When David reached the summit of the Mount of Olives where people worshiped God – David, in the thick his sorrow and desperation, he worships God and prays for His intervention at at the summit of Mount Olives. Hushai’s sudden emergence comes as a breath of fresh air, a divine intervention, a timely answer to David’s prayer. Hushai is the one who will frustrate and counter Ahithophel’s advice bringing it to nothing. Hushai returns to Jerusalem and insinuates his way into Absalom’s war counsil.


  1. When all hopes are lost, it is time to look to God in prayer and worship. Some times, God forces us into a dead-end street so that we may learn to look up. Desperation is a gift that draws our dependence towards God. Many people develop depression, being trapped in a vicious cycle of desperation because they could not find a solution to their problems. When all hopes are lost, and when all else fails, looking to God in prayer and worship is perhaps the logical thing to do. David, in the thick of his discouragement and desperation worships God, looking to Him for intervention: When David reached the summit of the Mount of Olives where people worshiped God. The act of prayer and worship focuses our eyes towards God asking Him for guidance and intervention. David, a seasoned warrior, having experienced the mighty interventions of God prayed and received his breakthrough at Mount Olives.
  2. Prayer is a process where we understand God’s ways and walk with Him. Many believers pray to God to intervene in their circumstances, but fail to understand what God wants them to do next. They become passive supposing inaction is a sign of faith and dependence on God. While David prays for divine intervention, he is also actively pursuing divine guidance. Hushai’s sudden appearance is an indication of God’s plan to frustrate Ahithopel’s counsel. Hence, David immediately arranges for Hushai to return to Jerusalem ostensibly to avail his service to Absalom. Therefore, apart from presenting prayer requests to God, believers must learn to listen and receive divine instructions through which we will experience breakthrough. James 1:5 says,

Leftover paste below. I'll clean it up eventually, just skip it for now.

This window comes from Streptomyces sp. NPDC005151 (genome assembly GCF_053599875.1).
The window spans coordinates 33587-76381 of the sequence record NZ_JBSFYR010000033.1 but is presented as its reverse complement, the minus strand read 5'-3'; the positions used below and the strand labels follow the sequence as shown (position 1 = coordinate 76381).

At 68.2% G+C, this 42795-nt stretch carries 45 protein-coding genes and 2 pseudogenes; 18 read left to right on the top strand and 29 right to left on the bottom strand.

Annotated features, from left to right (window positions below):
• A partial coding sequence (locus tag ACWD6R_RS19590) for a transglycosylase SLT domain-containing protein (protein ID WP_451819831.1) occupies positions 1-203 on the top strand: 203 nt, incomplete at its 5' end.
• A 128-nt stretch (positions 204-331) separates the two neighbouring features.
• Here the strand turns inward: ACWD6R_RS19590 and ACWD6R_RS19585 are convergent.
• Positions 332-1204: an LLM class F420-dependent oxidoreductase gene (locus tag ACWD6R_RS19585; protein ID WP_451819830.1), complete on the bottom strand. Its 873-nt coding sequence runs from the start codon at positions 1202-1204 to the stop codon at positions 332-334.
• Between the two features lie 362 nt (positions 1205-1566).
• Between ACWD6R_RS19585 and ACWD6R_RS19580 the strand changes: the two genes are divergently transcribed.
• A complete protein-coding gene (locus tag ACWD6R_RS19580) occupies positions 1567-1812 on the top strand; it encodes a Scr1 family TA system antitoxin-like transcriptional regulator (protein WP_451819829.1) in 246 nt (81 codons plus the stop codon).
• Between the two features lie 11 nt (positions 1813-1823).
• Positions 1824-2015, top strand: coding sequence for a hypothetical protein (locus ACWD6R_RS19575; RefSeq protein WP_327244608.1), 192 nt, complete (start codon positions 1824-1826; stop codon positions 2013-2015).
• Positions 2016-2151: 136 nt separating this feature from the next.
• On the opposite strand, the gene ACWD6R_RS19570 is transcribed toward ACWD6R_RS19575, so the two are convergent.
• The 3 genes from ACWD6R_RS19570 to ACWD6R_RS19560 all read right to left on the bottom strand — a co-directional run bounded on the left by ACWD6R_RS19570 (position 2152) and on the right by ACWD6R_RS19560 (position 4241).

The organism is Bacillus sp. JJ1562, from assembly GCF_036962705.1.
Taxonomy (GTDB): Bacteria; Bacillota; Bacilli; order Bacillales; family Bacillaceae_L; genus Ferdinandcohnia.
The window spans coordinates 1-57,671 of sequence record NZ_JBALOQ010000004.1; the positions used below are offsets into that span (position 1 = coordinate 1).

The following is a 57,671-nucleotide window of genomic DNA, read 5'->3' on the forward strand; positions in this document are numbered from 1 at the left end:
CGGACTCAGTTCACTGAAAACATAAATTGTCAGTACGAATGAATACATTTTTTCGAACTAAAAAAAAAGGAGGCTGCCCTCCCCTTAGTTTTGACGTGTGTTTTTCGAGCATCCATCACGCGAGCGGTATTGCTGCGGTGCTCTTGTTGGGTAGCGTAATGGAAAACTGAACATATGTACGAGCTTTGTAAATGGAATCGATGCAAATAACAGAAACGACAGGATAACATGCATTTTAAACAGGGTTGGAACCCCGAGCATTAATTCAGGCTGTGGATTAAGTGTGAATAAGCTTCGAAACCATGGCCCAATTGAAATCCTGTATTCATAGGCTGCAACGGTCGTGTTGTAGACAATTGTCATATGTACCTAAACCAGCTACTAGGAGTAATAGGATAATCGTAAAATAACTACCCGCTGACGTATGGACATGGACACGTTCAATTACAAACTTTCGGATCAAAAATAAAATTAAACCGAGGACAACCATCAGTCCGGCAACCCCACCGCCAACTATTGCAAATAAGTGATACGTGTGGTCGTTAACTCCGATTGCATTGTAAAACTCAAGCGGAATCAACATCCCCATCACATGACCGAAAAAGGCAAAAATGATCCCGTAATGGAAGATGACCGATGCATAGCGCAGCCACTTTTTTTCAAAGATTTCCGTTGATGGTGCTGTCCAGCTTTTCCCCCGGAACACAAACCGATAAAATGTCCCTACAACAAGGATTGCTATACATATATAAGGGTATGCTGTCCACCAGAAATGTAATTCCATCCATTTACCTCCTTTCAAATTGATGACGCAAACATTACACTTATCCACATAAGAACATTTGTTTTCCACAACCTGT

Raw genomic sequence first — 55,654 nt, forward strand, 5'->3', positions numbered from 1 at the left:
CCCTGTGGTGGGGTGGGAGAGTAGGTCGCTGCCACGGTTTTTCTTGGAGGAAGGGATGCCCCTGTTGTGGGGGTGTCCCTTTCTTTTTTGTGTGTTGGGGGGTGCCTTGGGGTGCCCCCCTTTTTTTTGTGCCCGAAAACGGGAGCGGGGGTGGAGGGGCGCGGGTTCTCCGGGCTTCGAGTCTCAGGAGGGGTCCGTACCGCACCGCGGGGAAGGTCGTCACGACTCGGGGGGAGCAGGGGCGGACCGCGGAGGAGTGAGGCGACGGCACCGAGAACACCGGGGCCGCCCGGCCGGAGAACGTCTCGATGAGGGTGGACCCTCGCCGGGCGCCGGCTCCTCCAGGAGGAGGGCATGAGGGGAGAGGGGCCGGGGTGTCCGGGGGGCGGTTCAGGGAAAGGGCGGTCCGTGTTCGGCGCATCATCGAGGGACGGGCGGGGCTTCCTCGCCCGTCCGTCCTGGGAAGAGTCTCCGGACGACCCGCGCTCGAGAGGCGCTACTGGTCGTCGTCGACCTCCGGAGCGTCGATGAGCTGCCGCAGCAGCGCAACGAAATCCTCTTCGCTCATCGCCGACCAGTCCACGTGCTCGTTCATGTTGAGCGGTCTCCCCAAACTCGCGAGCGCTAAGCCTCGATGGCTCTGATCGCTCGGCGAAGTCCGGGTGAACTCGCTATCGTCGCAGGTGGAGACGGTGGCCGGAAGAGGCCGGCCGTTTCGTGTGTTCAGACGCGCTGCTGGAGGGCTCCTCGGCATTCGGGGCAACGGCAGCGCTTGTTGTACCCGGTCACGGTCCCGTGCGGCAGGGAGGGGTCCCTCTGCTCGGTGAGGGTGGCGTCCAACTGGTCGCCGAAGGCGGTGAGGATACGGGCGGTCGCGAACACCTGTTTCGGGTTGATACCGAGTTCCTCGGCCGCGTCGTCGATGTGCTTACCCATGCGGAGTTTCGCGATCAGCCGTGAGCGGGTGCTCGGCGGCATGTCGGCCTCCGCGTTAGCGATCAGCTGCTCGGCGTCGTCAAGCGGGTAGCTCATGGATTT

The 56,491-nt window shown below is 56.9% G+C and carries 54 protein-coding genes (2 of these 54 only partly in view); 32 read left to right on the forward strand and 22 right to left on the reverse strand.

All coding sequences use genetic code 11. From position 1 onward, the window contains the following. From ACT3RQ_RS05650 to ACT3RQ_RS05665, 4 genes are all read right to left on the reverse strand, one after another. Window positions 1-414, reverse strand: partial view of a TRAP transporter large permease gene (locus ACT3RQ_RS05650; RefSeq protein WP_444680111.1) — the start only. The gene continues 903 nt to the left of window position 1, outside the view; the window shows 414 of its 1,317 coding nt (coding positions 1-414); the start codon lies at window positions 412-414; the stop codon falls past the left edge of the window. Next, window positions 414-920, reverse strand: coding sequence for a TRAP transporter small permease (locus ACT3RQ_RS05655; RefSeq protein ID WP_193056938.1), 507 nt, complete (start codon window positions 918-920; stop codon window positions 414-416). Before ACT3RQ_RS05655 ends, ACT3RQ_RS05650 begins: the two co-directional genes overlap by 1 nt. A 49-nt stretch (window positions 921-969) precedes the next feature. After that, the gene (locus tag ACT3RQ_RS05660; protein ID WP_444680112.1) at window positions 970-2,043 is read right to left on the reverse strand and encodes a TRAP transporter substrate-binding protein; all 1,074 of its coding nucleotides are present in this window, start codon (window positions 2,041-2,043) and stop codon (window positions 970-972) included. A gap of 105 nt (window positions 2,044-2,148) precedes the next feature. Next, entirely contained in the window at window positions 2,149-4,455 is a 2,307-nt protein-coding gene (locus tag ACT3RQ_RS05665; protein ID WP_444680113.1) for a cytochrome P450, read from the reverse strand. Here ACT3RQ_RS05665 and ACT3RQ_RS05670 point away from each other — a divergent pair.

But if any of you lacks wisdom, let him ask of God, who gives to all generously and without reproach, and it will be given to him.


1.  Do you have a habit of continually dwelling on your problems? Snap out of the mindset of unbelief and dwell on the promises of God. Seek His wisdom and look out for His hand of guidance expecting Him to act in your circumstances.

2.   Do you feel depress and abandoned when people leave you? Because people are imperfect, hence, they can never be your refuge in times of need. People and loved ones are present for a time and season, but the Holy Spirit will never leave you nor forsake you.

Dear Lord, I believe you are in total control of my circumstances. Even as I look to you in prayer, guide me and show me the next course of action. I rebuke the thoughts of fear and anxiety and command them to go. I ask the Holy Spirit to fill me with peace and assurance. In Jesus’ name I pray. Amen.